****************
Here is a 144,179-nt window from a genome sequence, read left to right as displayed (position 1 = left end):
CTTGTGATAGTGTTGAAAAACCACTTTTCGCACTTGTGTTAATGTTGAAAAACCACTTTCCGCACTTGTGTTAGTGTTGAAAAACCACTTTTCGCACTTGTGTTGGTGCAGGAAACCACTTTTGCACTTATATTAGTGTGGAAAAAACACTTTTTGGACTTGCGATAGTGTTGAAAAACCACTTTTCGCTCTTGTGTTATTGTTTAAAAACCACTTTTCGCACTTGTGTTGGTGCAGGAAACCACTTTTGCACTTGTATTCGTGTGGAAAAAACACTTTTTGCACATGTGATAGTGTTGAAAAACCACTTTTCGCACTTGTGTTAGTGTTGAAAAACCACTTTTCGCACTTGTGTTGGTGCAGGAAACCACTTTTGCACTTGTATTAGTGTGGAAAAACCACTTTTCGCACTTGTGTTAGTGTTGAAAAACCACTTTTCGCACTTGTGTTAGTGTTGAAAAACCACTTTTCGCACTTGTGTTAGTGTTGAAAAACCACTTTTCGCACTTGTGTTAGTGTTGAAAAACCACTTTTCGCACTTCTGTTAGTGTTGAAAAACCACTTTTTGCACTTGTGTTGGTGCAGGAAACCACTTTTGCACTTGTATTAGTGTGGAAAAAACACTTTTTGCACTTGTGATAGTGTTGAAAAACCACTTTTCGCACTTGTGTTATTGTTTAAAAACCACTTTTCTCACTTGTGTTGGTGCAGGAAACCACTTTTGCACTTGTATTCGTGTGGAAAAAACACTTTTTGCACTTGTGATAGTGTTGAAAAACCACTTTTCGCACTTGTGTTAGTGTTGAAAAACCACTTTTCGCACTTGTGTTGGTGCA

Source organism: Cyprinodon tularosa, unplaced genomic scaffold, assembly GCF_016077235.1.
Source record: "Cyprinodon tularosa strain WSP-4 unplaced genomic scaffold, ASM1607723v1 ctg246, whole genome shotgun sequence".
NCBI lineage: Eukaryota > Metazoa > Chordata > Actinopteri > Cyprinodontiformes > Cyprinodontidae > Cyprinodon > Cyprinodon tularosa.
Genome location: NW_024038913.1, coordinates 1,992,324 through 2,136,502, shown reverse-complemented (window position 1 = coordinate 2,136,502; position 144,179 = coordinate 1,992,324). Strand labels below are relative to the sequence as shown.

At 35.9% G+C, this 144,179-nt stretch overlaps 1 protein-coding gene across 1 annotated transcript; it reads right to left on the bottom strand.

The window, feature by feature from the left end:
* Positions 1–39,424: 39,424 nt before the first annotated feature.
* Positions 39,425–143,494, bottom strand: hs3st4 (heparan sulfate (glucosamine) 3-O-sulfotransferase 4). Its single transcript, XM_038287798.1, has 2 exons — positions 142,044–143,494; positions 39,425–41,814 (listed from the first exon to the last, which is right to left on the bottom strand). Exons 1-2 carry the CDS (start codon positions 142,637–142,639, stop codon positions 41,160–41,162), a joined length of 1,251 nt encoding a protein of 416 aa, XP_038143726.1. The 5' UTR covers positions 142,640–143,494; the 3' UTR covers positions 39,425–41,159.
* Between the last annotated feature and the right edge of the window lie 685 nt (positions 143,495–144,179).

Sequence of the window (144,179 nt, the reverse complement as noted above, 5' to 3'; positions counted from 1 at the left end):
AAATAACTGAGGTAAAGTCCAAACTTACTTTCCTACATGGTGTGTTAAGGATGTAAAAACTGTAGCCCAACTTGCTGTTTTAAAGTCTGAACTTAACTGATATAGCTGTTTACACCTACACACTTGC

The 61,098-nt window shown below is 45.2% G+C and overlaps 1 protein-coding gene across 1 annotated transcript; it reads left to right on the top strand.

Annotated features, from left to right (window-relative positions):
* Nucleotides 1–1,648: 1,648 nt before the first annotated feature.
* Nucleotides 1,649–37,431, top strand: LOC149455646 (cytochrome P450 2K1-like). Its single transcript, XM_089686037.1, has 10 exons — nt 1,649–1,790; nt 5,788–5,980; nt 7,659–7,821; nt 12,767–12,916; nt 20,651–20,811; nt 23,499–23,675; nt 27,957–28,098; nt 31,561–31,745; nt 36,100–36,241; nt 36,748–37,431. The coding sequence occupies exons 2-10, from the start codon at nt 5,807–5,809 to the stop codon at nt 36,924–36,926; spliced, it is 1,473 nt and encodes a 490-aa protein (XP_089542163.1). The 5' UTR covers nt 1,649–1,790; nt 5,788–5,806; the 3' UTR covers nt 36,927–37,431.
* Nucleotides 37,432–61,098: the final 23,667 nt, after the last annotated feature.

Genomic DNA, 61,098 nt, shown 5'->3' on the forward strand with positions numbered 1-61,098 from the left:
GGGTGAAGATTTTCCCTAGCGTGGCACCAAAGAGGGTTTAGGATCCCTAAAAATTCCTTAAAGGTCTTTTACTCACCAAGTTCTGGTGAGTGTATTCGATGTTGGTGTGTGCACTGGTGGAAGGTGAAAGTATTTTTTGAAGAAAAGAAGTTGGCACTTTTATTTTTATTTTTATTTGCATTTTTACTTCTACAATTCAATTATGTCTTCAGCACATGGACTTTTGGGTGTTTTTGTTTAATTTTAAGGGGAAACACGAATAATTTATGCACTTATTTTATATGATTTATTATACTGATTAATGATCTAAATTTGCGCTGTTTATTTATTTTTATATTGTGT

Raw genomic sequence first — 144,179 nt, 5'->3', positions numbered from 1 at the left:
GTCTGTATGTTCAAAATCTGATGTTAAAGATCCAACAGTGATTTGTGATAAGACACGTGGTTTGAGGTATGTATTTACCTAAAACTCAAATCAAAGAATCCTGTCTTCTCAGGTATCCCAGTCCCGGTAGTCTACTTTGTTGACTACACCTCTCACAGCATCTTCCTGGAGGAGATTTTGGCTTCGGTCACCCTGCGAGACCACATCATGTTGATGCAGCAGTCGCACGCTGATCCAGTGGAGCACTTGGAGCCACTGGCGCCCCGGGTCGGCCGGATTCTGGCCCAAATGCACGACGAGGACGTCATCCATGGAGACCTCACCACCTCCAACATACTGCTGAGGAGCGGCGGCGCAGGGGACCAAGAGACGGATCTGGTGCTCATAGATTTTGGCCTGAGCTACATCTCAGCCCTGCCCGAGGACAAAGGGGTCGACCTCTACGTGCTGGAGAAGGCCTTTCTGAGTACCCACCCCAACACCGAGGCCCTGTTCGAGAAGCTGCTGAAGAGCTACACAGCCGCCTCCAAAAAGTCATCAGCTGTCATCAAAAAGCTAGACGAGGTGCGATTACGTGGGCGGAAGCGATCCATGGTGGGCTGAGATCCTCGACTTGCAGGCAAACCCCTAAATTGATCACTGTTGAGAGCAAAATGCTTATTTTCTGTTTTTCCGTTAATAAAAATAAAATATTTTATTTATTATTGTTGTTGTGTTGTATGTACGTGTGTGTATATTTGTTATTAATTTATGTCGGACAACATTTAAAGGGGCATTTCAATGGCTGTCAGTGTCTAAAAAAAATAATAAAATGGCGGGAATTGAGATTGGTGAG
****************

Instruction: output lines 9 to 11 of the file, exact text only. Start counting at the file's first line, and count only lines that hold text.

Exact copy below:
* Positions 1–39,424: 39,424 nt before the first annotated feature.
* Positions 39,425–143,494, bottom strand: hs3st4 (heparan sulfate (glucosamine) 3-O-sulfotransferase 4). Its single transcript, XM_038287798.1, has 2 exons — positions 142,044–143,494; positions 39,425–41,814 (listed from the first exon to the last, which is right to left on the bottom strand). Exons 1-2 carry the CDS (start codon positions 142,637–142,639, stop codon positions 41,160–41,162), a joined length of 1,251 nt encoding a protein of 416 aa, XP_038143726.1. The 5' UTR covers positions 142,640–143,494; the 3' UTR covers positions 39,425–41,159.
* Between the last annotated feature and the right edge of the window lie 685 nt (positions 143,495–144,179).